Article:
The young man I knew believed in the spirt of generosity, but the basis of his belief in it was conditional. These words came out of his mouth most often when someone had something of excess that he wanted, yet I witnessed a number of generous acts on his part. I saw him help fellow students in need, and he helped me. Yet, his generosity was more of a quid pro quo than it was a simple act of generosity born of altruism. When he asked others to engage in the spirit of generosity in turn, the initial recipient of his generosity often paid about four times what his generosity cost him. After the first, and only, interaction in this regard, I decided it was better for all concerned that I go hungry rather than ask him to lend me lunch money for a day.

He claimed that his generosity was pure however, and he enjoyed it when others considered him a generous man, which leads me to believe that if the adult Kurt Lee managed to pull off a $10,000 heist, he would begin spreading the wealth around. He might hire the services of a prostitute for a night, he might give some of his newfound largess to a homeless person, or he might generously tip a waitress or a housekeeper, and he would probably do it in a manner that would lead people to talk. He would spread the wealth around just to be a guy that could, for one day in his otherwise miserable existence. He would do it with the hope that his various acts of generosity might say more about him than the criminal act he committed to attain the money. His motivation for sharing would not be truly altruistic, in other words, and he would do it regardless if he considered the idea that these actions might lay some breadcrumbs for law enforcement.

The point is that the theoretical greatest thief in history we talked about at the party, one presumably imbued with the same thief’s mentality as Kurt Lee, wouldn’t fall prey to any of these conceits. The point is that this thief would be such an exception to the rules governing one with a thief’s mentality that he might be able to achieve something historic in the field of criminality.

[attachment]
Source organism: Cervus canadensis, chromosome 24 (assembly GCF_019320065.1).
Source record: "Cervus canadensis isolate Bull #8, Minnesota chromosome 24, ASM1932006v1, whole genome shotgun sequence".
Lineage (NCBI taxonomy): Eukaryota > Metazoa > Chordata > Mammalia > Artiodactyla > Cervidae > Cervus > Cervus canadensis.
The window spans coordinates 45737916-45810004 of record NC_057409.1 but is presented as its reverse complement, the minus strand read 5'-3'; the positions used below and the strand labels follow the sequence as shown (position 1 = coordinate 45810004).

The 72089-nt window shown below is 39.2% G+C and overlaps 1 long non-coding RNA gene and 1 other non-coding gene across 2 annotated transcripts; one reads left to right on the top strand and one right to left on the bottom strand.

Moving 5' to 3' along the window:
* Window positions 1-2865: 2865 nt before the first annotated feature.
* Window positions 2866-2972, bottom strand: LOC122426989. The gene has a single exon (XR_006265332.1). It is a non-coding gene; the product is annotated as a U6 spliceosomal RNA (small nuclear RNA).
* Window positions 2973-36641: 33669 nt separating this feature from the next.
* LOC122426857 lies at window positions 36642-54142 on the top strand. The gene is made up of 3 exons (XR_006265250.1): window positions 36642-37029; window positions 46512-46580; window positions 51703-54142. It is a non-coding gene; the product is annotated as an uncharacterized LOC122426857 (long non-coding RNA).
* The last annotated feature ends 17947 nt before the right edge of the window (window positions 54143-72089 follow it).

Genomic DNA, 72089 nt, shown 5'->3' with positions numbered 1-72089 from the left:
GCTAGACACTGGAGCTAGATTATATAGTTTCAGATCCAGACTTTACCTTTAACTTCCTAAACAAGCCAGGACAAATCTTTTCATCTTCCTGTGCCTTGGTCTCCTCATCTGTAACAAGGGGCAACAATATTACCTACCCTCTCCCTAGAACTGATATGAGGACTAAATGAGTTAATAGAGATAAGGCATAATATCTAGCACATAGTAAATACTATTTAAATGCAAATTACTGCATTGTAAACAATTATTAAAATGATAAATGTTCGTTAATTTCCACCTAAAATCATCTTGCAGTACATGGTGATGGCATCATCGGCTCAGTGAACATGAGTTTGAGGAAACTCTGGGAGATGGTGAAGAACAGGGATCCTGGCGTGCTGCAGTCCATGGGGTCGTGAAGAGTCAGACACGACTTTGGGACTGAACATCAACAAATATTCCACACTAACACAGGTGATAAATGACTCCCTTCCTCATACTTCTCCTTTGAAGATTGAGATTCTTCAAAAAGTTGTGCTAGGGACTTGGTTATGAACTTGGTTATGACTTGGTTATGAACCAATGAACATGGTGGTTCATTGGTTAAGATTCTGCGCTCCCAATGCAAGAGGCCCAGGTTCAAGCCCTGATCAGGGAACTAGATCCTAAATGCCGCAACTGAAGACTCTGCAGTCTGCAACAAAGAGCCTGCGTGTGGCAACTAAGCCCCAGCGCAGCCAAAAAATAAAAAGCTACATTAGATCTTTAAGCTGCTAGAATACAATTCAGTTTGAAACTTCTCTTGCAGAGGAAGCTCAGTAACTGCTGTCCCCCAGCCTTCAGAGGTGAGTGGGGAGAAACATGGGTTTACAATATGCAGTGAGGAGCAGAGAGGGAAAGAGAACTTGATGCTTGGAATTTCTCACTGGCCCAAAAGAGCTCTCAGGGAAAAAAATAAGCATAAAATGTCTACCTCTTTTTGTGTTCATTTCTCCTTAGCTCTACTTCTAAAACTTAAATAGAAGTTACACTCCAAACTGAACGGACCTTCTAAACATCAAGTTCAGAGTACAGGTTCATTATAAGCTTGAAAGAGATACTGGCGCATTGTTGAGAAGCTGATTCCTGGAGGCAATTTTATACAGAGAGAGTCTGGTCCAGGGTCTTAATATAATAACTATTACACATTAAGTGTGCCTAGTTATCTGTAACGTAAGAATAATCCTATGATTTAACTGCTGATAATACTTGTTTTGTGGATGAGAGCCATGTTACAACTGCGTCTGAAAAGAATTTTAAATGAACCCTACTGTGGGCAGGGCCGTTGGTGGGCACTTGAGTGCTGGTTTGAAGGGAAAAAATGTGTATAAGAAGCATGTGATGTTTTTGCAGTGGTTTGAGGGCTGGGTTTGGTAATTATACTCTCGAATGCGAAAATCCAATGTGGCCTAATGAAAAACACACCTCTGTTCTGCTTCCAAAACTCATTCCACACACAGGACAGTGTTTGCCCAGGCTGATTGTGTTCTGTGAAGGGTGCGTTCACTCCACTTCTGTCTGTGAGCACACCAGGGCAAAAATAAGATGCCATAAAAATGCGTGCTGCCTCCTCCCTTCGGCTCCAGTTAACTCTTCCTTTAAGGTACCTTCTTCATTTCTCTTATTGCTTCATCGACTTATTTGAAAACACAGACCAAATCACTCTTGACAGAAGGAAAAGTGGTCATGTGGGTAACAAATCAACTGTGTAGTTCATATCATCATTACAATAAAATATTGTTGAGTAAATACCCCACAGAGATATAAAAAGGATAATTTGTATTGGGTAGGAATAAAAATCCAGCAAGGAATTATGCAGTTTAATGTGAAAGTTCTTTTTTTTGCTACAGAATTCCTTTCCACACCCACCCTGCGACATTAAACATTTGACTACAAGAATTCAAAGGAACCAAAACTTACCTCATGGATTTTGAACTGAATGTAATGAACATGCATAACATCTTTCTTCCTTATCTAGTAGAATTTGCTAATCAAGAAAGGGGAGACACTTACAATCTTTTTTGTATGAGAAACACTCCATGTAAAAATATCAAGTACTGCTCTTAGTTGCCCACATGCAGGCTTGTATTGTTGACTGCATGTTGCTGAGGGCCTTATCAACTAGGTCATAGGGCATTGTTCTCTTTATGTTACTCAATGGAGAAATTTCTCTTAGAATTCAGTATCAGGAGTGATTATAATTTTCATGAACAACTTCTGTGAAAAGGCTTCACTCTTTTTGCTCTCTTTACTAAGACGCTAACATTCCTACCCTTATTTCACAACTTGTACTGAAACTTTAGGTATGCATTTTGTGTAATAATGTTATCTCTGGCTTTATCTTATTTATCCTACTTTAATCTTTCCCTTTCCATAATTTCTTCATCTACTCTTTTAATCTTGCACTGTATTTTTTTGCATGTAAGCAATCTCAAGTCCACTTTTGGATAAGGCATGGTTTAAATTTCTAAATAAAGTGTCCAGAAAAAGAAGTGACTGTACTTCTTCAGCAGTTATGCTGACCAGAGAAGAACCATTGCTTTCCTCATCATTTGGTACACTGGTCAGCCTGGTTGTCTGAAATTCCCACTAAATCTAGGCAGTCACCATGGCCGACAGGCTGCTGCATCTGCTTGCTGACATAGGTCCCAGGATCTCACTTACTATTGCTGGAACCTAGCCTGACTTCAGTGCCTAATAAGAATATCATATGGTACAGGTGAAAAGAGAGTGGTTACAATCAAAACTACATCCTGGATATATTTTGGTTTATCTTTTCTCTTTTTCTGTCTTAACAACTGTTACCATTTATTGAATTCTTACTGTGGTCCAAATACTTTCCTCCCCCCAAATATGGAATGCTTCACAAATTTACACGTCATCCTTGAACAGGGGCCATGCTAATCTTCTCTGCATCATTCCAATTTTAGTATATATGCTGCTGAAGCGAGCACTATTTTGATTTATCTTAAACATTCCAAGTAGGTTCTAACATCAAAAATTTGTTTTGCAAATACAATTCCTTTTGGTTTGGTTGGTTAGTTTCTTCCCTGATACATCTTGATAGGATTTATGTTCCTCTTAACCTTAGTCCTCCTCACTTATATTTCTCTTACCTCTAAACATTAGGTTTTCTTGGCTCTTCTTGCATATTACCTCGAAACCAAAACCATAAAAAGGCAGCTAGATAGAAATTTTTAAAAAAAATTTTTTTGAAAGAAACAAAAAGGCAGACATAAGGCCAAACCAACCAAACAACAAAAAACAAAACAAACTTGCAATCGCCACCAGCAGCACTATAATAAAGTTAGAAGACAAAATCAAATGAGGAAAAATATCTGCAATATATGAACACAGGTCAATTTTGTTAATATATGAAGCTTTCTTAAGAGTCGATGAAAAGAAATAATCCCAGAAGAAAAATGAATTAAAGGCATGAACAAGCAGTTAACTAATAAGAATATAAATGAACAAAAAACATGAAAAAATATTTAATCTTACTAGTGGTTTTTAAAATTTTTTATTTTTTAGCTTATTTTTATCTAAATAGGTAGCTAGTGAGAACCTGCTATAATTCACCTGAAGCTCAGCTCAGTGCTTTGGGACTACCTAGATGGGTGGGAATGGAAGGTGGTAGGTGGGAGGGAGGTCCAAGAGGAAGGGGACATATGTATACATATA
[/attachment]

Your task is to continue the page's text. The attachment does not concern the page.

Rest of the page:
Those of us who knew the as of yet unformed, maladjusted, high school-era Kurt Lee wouldn’t need the prophetic words of a skilled thief to know how Kurt Lee would end up. We also didn’t need the list of fatal flaws from law enforcement officials to know that Kurt Lee was susceptible to falling prey to these conceits. As evidence of this, Kurt Lee became the center of attention in high school.

Someone at our school learned about Kurt Lee, and they spread the word. I don’t know what this person said to spread the word, but I have to believe that it had something to do with the idea that for all of Kurt Lee’s humor and charm, he was not a nice guy. ‘Far from it,’ I imagine this person saying to his audience. ‘He’s actually a piece of work (a POS).’ For most of those outside our demographic, I imagine that such a presentation might do some damage to Kurt Lee’s brand, but for us it was a résumé enhancer. If Kurt’s carnival barker told the fellas he found a guy that was dishonest, duplicitous, and something of a POS, but he was actually a pretty nice guy, the air would leave that expanding balloon. Most of us are already friends with nice guys, and our dads and our uncles are nice guys. We want something different, some conniving, unpredictable, POS who shocks us.